As a public employee and a public employee union official, Henry said he has acquired valuable insight on how government works that will redound to the betterment of the community if he is entrusted with a leadership role.
“I bring a particular skill set to the game,” Henry said with regard to what he sees as the major challenge facing both the county as a whole and the First District. “We have to get jobs. There is a chicken or the egg first question. What do you need first? Jobs or public safety? People have to feel safe in the stores where they shop and on the road and in their homes. We need to hire highly trained and well paid first responders – police, firefighters, paramedics, EMTs [emergency medical technicians] so people can work and live. If we don’t have that, the jobs won’t come. We have to build collaterally together. There is a synergy between jobs and safety. Jobs will not come without public safety. Safety cannot be paid for without jobs.  Once everything is here, people have to feel safe.”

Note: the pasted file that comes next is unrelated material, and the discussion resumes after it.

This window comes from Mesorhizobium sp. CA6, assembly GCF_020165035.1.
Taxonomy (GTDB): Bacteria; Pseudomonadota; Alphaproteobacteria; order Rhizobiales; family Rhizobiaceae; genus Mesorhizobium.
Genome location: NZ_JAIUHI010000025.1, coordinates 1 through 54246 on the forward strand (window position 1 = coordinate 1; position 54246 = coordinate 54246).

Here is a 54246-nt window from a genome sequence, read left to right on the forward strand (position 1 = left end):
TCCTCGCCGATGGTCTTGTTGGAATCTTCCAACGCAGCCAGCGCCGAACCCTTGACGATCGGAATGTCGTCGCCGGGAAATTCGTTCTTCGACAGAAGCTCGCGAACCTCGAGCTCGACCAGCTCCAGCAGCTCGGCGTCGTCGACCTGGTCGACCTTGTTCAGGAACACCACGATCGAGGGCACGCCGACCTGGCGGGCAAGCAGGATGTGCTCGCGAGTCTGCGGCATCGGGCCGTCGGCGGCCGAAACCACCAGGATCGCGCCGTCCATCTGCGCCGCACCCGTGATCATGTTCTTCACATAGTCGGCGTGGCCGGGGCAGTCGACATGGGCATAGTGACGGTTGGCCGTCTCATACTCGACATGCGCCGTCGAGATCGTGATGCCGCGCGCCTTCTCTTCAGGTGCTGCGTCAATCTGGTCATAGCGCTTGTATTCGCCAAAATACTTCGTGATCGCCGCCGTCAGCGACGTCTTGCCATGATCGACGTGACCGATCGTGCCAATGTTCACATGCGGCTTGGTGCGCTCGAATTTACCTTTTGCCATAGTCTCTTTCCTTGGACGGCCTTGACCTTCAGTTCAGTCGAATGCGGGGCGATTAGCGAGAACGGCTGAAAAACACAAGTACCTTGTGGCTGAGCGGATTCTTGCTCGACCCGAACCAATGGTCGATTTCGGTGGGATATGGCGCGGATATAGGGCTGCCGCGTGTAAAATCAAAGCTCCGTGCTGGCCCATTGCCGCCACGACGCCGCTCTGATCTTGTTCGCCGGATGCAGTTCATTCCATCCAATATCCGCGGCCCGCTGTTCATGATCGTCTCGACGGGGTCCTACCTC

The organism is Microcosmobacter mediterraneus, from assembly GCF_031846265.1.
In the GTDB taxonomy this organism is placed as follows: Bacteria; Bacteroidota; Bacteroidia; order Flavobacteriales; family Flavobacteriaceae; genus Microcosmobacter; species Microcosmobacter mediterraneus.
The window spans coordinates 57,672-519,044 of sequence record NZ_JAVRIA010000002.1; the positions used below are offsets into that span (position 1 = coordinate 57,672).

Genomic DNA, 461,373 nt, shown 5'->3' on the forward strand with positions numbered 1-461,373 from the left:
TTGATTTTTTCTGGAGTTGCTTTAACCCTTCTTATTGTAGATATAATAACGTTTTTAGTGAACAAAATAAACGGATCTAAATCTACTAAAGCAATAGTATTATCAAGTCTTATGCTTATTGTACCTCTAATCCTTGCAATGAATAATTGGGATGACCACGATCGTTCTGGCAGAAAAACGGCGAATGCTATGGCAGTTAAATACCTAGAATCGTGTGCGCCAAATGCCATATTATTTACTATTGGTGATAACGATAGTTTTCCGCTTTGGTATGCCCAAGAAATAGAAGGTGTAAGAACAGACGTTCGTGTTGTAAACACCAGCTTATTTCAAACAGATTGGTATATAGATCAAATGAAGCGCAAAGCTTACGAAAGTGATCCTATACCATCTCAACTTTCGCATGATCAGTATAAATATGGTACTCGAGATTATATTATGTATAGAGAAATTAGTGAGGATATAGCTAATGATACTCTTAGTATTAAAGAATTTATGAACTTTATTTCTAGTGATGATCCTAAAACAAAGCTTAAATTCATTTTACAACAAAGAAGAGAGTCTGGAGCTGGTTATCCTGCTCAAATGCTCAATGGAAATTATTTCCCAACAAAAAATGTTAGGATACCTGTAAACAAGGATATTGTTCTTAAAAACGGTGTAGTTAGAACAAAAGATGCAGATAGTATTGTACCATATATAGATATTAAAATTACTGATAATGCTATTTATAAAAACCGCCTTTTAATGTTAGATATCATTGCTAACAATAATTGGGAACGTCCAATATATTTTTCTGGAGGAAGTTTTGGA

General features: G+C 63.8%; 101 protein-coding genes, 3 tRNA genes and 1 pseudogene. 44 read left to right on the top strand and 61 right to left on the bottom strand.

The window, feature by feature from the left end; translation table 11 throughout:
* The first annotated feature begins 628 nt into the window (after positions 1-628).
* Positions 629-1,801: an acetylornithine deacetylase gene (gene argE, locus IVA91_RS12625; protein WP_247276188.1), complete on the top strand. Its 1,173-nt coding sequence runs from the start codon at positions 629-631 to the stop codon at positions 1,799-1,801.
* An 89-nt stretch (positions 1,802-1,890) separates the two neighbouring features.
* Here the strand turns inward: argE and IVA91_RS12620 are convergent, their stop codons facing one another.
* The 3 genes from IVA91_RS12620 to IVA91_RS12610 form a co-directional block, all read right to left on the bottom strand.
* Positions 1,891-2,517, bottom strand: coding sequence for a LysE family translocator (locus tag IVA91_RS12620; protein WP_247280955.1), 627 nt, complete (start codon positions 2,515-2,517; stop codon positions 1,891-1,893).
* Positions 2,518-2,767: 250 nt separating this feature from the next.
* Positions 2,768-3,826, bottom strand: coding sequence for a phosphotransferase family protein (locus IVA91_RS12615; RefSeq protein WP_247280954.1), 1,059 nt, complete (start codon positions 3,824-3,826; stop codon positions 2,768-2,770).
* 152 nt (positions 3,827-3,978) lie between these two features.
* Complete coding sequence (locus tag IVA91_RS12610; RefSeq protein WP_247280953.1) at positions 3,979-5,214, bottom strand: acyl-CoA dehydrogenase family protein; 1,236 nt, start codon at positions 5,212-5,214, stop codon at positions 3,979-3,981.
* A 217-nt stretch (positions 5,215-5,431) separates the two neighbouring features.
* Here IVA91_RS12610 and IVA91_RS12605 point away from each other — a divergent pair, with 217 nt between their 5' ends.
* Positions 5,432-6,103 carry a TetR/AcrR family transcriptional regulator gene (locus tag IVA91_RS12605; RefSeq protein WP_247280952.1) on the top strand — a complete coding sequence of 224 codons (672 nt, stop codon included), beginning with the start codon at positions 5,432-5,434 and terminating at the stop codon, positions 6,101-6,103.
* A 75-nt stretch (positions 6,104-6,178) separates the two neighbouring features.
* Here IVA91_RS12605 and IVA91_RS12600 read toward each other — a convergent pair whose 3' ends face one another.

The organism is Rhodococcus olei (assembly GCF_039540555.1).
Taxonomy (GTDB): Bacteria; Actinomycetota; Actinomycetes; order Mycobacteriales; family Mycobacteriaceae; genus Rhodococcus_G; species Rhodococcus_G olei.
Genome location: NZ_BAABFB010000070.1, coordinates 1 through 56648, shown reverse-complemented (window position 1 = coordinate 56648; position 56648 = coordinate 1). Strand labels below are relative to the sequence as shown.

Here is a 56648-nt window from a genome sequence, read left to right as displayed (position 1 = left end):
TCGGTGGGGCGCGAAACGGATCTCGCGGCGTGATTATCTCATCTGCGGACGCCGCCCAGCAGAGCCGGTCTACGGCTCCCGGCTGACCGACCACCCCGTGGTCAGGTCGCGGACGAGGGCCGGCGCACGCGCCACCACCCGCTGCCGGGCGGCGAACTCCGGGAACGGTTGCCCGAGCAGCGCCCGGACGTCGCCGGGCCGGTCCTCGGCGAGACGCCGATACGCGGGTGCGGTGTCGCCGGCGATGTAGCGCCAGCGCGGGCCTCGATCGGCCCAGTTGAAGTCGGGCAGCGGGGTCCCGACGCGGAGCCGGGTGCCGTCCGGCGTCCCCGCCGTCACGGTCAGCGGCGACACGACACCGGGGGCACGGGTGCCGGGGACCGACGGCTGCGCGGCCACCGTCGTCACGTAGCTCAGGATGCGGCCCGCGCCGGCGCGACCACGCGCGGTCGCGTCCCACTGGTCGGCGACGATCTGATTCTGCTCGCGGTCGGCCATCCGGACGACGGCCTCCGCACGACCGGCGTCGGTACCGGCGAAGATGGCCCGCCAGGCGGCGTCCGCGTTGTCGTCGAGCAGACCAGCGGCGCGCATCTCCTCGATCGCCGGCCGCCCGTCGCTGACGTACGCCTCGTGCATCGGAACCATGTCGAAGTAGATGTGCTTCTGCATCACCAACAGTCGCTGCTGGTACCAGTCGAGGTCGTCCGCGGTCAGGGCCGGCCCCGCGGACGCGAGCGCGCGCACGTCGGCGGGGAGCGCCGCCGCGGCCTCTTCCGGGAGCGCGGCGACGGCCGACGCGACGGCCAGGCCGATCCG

With regard to the First District’s needs as distinguished from those of the rest of the county, Henry said that the High Desert needs more than anything else “infrastructure. That is a huge thing in the First District. The First District is uniquely qualified to host jobs. We have the space. We have a trained work force, many of   who go to work down the hill. We need to build infrastructure, roads to get people up and down the hill and improve the infrastructure here to support more factories and warehouses. The area around Southern California Logistics Airport is a perfect example of an area that can produce jobs. We could make it an inland port. With investment, that alone could produce thousands of jobs”.